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Review | Why 'How to Build a Girl' is the feel-good film that 2020 needs

Beanie Feldstein gives a breakout performance as a smart young woman who transforms herself into a rock 'n' roll journalist to gain popularity.
Credit: IFC Films

ST. LOUIS — Human beings compose themselves of certain parts that should be only recognizable or identifiable to their own DNA. Borrowing pieces from another human results in self-sabotage, betrayal, and overall disappointment. The kind of dismay that likens itself to turning down a road that wasn't paved for you.

Cody Giedroyc's "How to Build A Girl," based on a best-selling novel from Caitlin Moran (who adapted her own book for the film thankfully) was released today on Amazon Prime and demands your attention. A story of a 16-year-old girl (Beanie Feldstein) who is smarter than most of her high school classmates yet also stands apart from them far too often. An old soul stuck in a girl's body, Johanna Morrigan paints her walls with the heroes of classic poetry and literature like Jo March and Karl Marx. To her, words are the fuel that life runs on, so when an opportunity to review music for a popular town newspaper comes up, she jumps at it.

This is easily Feldstein's breakout role. She's terrific and owns the screen. While she was brilliant in last year's "Booksmart" and the Oscar-nominated "Lady Bird," this movie sits on her shoulders, making or breaking on her performance. She doesn't disappoint. It's not hard to know what Johanna is all about, but Feldstein makes her wholly authentic and realized. You feel her pain and root for her, but also avert your eyes when she transforms herself into the cutthroat and overly blunt Dolly Wilde.

The persona allows her some quick over-month fame, ripping apart new bands and comparing Eddie Vedder's Pearl Jam to a Nirvana knockoff. Someone that a character refers to later in the film as "an Olympic swimmer in a bathtub." But it also costs her vital things, like the trust of a musician she befriended (Alfie Allen) and some harsh love from her family, such as her rocker wannabe dad (a sublime Paddy Considine). This is where a young woman has to figure out who she is and how she wants to be that person. At one point, a fellow journalist asks her, "Fan of hack: you need to choose?"

Giedroyc's film, and Moran's story, doesn't exactly reinvent the wheel of how to tell a coming-of-age tale. But it sure does supply viewers with a highly entertaining and endearing wheel to look at. You slowly fall in love with the story of a smart and too wise for her years woman who tries out self-transformation in exchange for popularity, but doesn't find what she's looking for. I liked the grass roots approach used here and the supporting cast is wickedly on point.

In addition to Considine, I really got a kick out of Allen. Known as either the prodigal Greyjoy who took his time returning or the guy who pulled John Wick out of retirement, here he gets to supply viewers with the down-to-earth artist who befriends Dolly yet finds his way quickly to Johanna. I loved their scenes together because the actors didn't overreach or push too hard on the words, instead allowing Moran's power to speak for itself and their portrayals to do the rest of the heavy lifting.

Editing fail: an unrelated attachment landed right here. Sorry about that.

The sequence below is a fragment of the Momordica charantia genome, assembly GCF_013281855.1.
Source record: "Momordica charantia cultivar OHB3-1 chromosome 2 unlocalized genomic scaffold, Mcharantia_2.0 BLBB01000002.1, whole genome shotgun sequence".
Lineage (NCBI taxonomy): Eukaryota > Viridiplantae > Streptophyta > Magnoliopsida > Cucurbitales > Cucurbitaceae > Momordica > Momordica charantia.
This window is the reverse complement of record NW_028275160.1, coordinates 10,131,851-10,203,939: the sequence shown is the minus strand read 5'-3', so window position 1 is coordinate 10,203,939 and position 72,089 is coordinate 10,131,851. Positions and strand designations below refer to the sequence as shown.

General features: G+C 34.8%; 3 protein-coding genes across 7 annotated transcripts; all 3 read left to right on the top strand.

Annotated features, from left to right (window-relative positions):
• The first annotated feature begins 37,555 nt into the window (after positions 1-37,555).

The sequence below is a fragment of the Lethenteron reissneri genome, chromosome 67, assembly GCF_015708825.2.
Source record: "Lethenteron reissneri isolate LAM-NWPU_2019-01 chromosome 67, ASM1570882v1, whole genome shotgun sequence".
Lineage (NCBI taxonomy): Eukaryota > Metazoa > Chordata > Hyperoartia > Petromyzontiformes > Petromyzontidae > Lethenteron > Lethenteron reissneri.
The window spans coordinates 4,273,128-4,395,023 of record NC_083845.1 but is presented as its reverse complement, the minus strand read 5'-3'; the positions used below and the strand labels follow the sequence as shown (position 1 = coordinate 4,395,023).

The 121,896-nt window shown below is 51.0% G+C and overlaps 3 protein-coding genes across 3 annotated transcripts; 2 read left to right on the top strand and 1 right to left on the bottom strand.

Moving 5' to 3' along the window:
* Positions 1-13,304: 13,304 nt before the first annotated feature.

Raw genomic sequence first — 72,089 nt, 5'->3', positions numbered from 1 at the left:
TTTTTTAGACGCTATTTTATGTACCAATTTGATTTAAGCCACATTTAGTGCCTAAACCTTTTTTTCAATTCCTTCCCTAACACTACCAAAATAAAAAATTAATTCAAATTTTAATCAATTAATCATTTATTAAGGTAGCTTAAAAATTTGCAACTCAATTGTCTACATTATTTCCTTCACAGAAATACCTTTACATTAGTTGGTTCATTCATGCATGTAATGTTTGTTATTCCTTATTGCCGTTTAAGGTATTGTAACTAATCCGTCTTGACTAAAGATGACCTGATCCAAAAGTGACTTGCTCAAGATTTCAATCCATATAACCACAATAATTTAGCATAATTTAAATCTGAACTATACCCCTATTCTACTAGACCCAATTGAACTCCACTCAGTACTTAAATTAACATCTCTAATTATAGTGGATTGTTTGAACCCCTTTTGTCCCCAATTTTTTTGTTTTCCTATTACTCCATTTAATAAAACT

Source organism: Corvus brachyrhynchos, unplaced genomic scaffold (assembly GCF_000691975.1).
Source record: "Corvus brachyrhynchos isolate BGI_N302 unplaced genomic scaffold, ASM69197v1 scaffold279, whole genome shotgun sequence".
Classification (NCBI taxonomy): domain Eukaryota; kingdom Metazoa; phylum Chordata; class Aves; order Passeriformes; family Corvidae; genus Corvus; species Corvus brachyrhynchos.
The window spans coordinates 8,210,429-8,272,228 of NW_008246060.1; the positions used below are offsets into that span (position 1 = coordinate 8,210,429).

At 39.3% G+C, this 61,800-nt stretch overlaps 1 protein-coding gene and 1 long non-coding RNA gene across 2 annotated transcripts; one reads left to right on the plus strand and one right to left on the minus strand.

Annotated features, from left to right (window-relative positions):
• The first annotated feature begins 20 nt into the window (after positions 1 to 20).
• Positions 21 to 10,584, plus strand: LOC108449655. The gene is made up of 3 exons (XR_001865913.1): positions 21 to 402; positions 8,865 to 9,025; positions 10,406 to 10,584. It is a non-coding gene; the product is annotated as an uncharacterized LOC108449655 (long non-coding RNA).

This is like the punk rock female-empowered version of "Almost Famous," but with more humor and a welcomed British paint job. There's also Feldstein, who quickly took my money at the poker table here, playing someone both relatable and pulled from the pages of a classic book. She's hilarious, honest, and honestly exciting in this role. You want to be her but more importantly, you want to be friends with her Johanna.

More than anything, this is the feel-good film that 2020 needs, and one that can be enjoyed from home. It's a warm blanket of cinema, easy to wrap yourself up in and get comfortable with. The story endears as the cast really goes for every note of the script's ambition. A movie you may not have heard about but should be lucky to find for six dollars on a Friday night.

We all want to build ourselves out of authentic parts that only fit our souls, never kneeling down for extra attention or adoration if it means putting a false note in our blood stream. The idea is be yourself to the end, because most likely that person is the best version anyway.

"How to Build a Girl" taught me many things, but that one stands above the rest. Go ahead and watch it. See what it does for you inside two hours.

I think I'll watch it again for the part where Johanna/Dolly breaks down her teenage sex life in the most hilarious fashion.

How do you feel about seeing a Christopher Nolan movie in July at an actual movie theater? The bold director wants to help relaunch cinema. Are you down? ST. LOUIS - After 50+ days of quarantined time-sharing family, the country's economy is starting to turn the lights back on... slowly.

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